Ellandi’s Jaspal Singh talks commercialisation for innovation and experience
Historically, commercialisation has served as a means of generating extra income for retail destinations. But with increasing focus on experience for shoppers, and flexibility for retailers, it has become an important part of a holistic mall strategy.
Jaspal Singh, asset manager at Merry Hill, says that smaller, more nimble options like concession stands are a practical way of bringing in new independent operators: “We’ve seen increased interest from this group following the pandemic, with many people looking for alternative careers,” says Singh. “We also know that shoppers want more of this kind of retail – with 38% indicating they’d like to see more independents in our recent Real Shopper Survey.”
For start-ups, he says, these spaces offer a less risky way of trying out an idea and building up a local following. For landlords, it is a way of incubating successful concepts that may go on to take larger and more permanent stores. “At Merry Hill we’ve got some great local success stories of this happening – from local cheese sellers to bubble tea makers,” Singh tells.
Inevitably, not all new retailers taking short term space thrive in the long term – and for some this is part of their business model. “Seasonal operators are the obvious example here,” he says. “With the flexibility of this format allowing them to operate on a temporary basis.”
Other concepts the Ellandi-owned destination has seen start out strong are products that are highly trend orientated, for example toys and snacks like cookie dough and cake pops. Singh says these concepts are often suited to a short but intensive trading lifespan. Commercialised space serves plug this short term demand, creating an adaptable variety of tenants.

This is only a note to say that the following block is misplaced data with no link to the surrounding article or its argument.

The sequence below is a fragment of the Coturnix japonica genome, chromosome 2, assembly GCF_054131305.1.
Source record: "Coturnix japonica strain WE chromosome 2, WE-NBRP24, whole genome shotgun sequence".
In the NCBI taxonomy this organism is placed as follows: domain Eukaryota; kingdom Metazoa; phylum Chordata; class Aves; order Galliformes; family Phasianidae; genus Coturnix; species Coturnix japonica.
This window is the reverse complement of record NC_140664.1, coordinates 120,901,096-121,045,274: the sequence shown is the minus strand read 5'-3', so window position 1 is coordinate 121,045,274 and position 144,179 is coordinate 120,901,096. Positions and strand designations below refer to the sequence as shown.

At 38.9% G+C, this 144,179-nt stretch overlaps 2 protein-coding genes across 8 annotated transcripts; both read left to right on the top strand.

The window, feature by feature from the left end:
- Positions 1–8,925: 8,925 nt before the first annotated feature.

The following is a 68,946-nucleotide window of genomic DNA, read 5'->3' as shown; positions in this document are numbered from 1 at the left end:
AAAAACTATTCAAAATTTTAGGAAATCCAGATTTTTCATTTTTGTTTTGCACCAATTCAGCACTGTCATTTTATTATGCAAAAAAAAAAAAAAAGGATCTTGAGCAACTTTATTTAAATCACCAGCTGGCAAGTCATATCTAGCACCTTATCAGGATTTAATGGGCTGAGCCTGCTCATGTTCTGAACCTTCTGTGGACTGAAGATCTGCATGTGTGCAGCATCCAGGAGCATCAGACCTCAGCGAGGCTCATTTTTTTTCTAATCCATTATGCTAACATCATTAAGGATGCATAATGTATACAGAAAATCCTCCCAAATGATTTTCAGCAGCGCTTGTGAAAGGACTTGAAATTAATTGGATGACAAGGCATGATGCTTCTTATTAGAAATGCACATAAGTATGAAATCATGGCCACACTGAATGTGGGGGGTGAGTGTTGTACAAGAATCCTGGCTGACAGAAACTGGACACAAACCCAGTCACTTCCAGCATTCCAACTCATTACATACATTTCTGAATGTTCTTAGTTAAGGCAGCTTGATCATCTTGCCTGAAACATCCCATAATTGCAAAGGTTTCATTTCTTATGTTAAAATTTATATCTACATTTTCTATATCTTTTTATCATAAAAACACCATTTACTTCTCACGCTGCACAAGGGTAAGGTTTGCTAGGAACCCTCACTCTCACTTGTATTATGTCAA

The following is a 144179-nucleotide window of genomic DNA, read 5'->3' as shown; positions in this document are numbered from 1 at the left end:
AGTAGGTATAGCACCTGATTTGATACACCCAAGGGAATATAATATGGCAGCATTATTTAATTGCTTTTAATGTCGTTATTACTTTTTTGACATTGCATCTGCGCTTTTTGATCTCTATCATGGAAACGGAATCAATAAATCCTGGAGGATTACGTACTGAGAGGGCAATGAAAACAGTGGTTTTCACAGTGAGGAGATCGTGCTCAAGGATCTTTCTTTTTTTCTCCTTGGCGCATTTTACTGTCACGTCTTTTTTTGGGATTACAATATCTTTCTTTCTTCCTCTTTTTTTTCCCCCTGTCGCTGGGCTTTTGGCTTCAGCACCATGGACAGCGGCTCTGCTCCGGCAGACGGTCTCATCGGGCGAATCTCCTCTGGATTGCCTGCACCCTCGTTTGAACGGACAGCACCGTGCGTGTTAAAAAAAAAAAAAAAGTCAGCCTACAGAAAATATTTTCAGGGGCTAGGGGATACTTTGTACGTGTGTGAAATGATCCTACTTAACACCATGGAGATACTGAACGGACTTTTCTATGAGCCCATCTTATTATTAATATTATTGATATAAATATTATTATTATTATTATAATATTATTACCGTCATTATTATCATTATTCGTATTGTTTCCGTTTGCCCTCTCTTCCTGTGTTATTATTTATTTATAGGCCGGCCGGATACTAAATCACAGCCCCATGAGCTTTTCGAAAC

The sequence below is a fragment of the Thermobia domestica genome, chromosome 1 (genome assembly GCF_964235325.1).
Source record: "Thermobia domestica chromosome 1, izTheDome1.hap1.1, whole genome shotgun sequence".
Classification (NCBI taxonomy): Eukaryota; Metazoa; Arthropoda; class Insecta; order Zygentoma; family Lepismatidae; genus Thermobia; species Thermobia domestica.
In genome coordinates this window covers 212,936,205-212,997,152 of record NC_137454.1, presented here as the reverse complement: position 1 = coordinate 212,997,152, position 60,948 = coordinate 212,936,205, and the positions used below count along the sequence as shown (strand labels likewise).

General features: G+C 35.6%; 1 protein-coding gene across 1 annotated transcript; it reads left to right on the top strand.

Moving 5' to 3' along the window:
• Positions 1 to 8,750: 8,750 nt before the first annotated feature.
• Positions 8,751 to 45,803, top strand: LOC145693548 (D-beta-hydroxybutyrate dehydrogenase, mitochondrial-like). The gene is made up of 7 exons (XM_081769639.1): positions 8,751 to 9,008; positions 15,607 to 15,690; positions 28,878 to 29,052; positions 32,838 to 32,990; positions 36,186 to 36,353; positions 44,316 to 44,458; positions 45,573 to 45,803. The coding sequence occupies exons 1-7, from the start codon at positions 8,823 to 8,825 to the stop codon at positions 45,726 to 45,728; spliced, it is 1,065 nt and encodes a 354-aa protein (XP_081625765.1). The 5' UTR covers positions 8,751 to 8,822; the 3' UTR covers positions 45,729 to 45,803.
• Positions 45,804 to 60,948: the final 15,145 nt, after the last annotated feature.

He says it is not just new retailers that commercialisation can bring variety through: “We’ve found mall space is a great way to encourage innovation from established retailers showcasing new concepts. Its physical prominence can grab shoppers’ attention, acting as a satellite location away from a retailer’s established position or generating interest in the area immediately outside their store space.”
This prominence is also what creates experiential potential for commercialised space, he explains. Tech and gaming specialists like Nintendo and Samsung use shopping centres as a physical environment to engage and connect with their audience, often as part of national campaigns.
“We’ve actively moved away from promotional operators that detract from overall shopper experience, for example utility providers with aggressive sales techniques can have a negative impact,” he tells. “Outdoor space – particularly as shoppers are still mindful of gathering in crowds indoors – can transform a centre from traditional retail to leisure and experience destination.”
The flexibility and position of these spaces are making them effective test beds for understanding markets, concepts and their longevity. “They can be continually reconfigured and refreshed,” Singh adds. “With our evolving retail landscape, these are valuable qualities in their own right. As part of an integrated strategy they can support the longer-term evolution of a shopping centre, and even its retailers.”
This was first published in Retail Destination Fortnightly. Click here to subscribe.